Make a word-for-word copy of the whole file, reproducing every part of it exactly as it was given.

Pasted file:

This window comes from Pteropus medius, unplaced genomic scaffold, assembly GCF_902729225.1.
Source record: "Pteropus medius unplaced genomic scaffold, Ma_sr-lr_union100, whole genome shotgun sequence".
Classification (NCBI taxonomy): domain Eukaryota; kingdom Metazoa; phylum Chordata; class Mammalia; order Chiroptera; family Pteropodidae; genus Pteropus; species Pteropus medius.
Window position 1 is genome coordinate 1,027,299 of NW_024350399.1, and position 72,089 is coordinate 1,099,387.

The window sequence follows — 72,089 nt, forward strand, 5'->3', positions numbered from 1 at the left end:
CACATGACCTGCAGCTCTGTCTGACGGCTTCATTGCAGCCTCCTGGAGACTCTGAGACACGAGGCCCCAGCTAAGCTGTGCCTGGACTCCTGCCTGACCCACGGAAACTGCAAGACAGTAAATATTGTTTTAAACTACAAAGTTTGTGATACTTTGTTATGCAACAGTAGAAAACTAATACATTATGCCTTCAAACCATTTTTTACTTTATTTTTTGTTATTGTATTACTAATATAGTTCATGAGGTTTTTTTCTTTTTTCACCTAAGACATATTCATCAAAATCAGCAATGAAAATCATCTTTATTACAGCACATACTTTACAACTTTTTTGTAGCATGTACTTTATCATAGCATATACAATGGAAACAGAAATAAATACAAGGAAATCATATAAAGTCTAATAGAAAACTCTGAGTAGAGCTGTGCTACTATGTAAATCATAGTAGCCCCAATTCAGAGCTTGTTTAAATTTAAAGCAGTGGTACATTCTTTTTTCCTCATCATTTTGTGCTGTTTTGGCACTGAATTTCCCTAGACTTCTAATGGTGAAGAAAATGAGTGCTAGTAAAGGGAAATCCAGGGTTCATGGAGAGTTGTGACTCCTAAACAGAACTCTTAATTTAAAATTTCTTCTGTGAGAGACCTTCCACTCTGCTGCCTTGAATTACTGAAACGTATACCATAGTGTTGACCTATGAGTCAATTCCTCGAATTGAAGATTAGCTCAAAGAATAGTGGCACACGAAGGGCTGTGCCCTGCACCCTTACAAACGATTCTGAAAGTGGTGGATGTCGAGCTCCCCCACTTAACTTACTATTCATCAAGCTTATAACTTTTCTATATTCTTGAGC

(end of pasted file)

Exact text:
This window comes from Pteropus medius, unplaced genomic scaffold, assembly GCF_902729225.1.
Source record: "Pteropus medius unplaced genomic scaffold, Ma_sr-lr_union100, whole genome shotgun sequence".
Classification (NCBI taxonomy): domain Eukaryota; kingdom Metazoa; phylum Chordata; class Mammalia; order Chiroptera; family Pteropodidae; genus Pteropus; species Pteropus medius.
Window position 1 is genome coordinate 1,027,299 of NW_024350399.1, and position 72,089 is coordinate 1,099,387.

The window sequence follows — 72,089 nt, forward strand, 5'->3', positions numbered from 1 at the left end:
CACATGACCTGCAGCTCTGTCTGACGGCTTCATTGCAGCCTCCTGGAGACTCTGAGACACGAGGCCCCAGCTAAGCTGTGCCTGGACTCCTGCCTGACCCACGGAAACTGCAAGACAGTAAATATTGTTTTAAACTACAAAGTTTGTGATACTTTGTTATGCAACAGTAGAAAACTAATACATTATGCCTTCAAACCATTTTTTACTTTATTTTTTGTTATTGTATTACTAATATAGTTCATGAGGTTTTTTTCTTTTTTCACCTAAGACATATTCATCAAAATCAGCAATGAAAATCATCTTTATTACAGCACATACTTTACAACTTTTTTGTAGCATGTACTTTATCATAGCATATACAATGGAAACAGAAATAAATACAAGGAAATCATATAAAGTCTAATAGAAAACTCTGAGTAGAGCTGTGCTACTATGTAAATCATAGTAGCCCCAATTCAGAGCTTGTTTAAATTTAAAGCAGTGGTACATTCTTTTTTCCTCATCATTTTGTGCTGTTTTGGCACTGAATTTCCCTAGACTTCTAATGGTGAAGAAAATGAGTGCTAGTAAAGGGAAATCCAGGGTTCATGGAGAGTTGTGACTCCTAAACAGAACTCTTAATTTAAAATTTCTTCTGTGAGAGACCTTCCACTCTGCTGCCTTGAATTACTGAAACGTATACCATAGTGTTGACCTATGAGTCAATTCCTCGAATTGAAGATTAGCTCAAAGAATAGTGGCACACGAAGGGCTGTGCCCTGCACCCTTACAAACGATTCTGAAAGTGGTGGATGTCGAGCTCCCCCACTTAACTTACTATTCATCAAGCTTATAACTTTTCTATATTCTTGAGC